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Kunduz fighting; ‘Taliban 200 meters away from governor’s office’

By Mansoor Faizy KABUL: Fierce clashes between Afghan security forces and the Taliban insurgents in Kunduz city have entered fifth day.

Currently, Afghan security forces are engaged in a battle with the Taliban near to the governor’s office and police headquarters in northern city of Kunduz, an official said.

Security situation is worse, Muhammad Yusuf Ayubi, a member of Kunduz Provincial Council said, adding that fighting continues around 200 meters away from the governor’s office and police headquarters.

However, a government source denied fighting near to the two offices. Governor’s spokesman, Syed Mohammad Danish said that security forces have killed 20 militants in Nawabad area. In addition to that, 18 other militants were received injuries, he added.

Afghan Special Forces dispatched to the province after the Taliban insurgent carried complex attack in order to bring the province under control.

Last year, the Taliban insurgent overrun Kunduz, the strategy province. Though it was for a short period of time, but left huge human and property loses.

General SherazizKamawal, commander of 808 Spin Zar zone, said that Taliban’s key commander, Mullah Abdullah along with his nine fighters were killed in an airstrike in Khanabad area of Kunduz province.

He said that the killed commander was leading war against Afghan security forces in eastern parts of Kunduz province.

At the same, the Pentagon termed the current uncertainty in northern Kunduz province is a challenge for the Ashraf Ghani administration and Afghan security forces.

“What you’re seeing in Kunduz is, yes, a challenge to the Afghan security forces posed by the Taliban,” a spokesman for the Defense Depart told a news conference on Thursday.

In a transcript on the Defense Department website, Peter Cook praised the resilience demonstrated in Kunduz over the past few days by the Afghan forces, showing capabilities they did not have in the past.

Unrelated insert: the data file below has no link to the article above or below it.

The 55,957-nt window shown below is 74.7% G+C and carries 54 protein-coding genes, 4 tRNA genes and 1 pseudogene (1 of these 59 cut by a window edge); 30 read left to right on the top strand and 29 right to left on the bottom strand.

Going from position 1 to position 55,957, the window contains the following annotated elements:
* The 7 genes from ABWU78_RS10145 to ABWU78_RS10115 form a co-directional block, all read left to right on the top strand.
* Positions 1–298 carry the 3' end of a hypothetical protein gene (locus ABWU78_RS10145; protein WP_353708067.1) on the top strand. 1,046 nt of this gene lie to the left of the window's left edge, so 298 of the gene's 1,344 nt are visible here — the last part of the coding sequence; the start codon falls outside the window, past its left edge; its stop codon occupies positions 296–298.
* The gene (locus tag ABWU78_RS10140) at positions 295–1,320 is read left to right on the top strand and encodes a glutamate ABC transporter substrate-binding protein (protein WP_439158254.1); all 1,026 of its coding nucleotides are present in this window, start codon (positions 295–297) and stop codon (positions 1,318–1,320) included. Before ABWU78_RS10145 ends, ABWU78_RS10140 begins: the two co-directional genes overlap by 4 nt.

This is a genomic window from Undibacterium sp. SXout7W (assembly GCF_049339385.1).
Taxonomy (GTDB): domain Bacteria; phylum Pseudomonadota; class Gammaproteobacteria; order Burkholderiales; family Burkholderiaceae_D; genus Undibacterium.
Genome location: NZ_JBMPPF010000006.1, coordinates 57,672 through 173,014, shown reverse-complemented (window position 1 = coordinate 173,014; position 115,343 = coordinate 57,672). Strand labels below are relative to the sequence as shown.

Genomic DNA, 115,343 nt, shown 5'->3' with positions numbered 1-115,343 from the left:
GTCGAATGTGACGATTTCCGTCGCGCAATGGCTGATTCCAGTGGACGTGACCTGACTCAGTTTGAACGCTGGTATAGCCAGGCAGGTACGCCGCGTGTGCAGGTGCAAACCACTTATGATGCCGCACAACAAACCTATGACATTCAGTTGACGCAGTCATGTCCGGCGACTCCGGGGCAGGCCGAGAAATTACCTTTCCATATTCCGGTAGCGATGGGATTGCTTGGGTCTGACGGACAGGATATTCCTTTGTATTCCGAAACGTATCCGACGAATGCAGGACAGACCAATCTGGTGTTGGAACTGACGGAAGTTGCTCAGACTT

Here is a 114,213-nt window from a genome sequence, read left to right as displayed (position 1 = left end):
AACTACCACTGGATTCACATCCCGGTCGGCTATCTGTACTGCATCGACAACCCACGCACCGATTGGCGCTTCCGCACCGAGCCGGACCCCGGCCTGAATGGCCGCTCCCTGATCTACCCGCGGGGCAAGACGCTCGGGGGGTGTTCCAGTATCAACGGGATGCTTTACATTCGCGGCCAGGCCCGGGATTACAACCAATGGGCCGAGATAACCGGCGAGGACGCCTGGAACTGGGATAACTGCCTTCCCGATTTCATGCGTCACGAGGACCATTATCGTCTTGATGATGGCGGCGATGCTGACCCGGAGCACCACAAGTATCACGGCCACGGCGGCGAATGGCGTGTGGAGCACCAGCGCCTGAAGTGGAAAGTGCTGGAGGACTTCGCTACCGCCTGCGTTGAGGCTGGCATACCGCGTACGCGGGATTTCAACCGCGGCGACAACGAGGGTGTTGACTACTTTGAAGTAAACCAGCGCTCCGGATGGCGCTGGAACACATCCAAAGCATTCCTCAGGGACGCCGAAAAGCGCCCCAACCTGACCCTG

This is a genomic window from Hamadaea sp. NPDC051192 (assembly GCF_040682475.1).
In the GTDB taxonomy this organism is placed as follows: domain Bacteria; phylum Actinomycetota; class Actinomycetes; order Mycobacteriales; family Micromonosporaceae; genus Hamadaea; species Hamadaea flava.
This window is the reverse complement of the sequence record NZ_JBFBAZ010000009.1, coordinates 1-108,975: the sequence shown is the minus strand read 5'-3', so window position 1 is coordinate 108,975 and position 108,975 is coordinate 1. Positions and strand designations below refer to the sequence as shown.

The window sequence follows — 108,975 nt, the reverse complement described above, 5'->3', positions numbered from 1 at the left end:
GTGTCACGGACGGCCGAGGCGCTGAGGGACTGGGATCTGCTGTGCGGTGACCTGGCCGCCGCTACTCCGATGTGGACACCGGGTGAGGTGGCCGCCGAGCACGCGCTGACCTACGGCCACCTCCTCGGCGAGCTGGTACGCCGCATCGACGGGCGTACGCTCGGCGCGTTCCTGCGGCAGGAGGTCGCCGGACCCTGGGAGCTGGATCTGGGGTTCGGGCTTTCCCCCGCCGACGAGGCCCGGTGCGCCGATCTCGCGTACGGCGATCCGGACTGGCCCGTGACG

“So yes, it is absolutely a dangerous situation in Afghanistan, a challenging situation for the Afghan government, certainly for the Afghan forces who have sacrificed mightily to defend their own country,” he added.

The UN Office for the Coordination of Humanitarian Affairs (UNOCHA) in Afghanistan on Thursday said “Initial reports suggest up to 10,000 individuals from Kunduz city have arrived in recent days to locations including Kabul, Taloqan and Mazar-i-Sharif.”

“Many families were unable to bring their possessions with them and are in a precarious position. We have had reports that some families have been forced to sleep out in the open and many have few food supplies” said Dominic Parker, Head of Office at UNOCHA in Afghanistan in a statement. Parker said UNOCHA was coordinating with the government and humanitarian partners to ensure the most vulnerable receive assistance.

The individuals displaced from Kunduz join a growing number of conflict-induced IDPs in Afghanistan. As of 2 October 2016, 277,331 individuals are recorded to have fled their homes this year so far because of conflicts.

“Families trapped in Kunduz city are facing water shortages, power cuts and are finding it increasingly difficult to source food and fuel, and when they do, it’s at inflated prices. In addition, with many health clinics shut or running with reduced staff, there is limited access to essential health services” said Parker.

The ongoing fighting forced the Interior Minister, Taj Muhammad Jahid to visit Kunduz province. However his visit did not give birth to a significant result as fighting did not stop.

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